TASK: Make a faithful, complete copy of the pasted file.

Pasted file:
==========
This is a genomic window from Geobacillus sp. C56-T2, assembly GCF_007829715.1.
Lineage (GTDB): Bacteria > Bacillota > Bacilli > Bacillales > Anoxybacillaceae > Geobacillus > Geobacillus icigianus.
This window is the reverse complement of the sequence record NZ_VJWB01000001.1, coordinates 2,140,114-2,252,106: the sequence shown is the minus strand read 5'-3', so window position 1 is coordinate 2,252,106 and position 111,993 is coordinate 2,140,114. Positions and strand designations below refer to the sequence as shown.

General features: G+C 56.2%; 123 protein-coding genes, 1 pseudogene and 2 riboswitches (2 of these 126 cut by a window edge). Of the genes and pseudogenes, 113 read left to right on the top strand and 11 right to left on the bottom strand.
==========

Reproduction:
This is a genomic window from Geobacillus sp. C56-T2, assembly GCF_007829715.1.
Lineage (GTDB): Bacteria > Bacillota > Bacilli > Bacillales > Anoxybacillaceae > Geobacillus > Geobacillus icigianus.
This window is the reverse complement of the sequence record NZ_VJWB01000001.1, coordinates 2,140,114-2,252,106: the sequence shown is the minus strand read 5'-3', so window position 1 is coordinate 2,252,106 and position 111,993 is coordinate 2,140,114. Positions and strand designations below refer to the sequence as shown.

General features: G+C 56.2%; 123 protein-coding genes, 1 pseudogene and 2 riboswitches (2 of these 126 cut by a window edge). Of the genes and pseudogenes, 113 read left to right on the top strand and 11 right to left on the bottom strand.